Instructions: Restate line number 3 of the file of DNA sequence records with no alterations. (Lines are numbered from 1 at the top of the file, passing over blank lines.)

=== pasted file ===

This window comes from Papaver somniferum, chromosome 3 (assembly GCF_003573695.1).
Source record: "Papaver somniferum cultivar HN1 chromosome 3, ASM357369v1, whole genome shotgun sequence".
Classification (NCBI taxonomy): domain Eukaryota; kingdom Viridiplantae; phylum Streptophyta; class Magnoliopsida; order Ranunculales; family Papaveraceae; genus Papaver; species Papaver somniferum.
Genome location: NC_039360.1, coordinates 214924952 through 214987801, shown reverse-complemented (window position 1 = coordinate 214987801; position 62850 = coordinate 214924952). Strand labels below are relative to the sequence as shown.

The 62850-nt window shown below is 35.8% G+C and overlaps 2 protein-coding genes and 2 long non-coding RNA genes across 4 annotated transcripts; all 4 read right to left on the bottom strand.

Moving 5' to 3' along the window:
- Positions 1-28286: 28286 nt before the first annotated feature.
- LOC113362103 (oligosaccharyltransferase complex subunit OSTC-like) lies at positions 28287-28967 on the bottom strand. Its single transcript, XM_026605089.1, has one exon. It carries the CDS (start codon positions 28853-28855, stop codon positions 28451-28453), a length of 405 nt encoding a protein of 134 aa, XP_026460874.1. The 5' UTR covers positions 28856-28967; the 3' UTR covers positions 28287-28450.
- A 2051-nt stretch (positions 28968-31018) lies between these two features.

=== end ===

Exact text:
Classification (NCBI taxonomy): domain Eukaryota; kingdom Viridiplantae; phylum Streptophyta; class Magnoliopsida; order Ranunculales; family Papaveraceae; genus Papaver; species Papaver somniferum.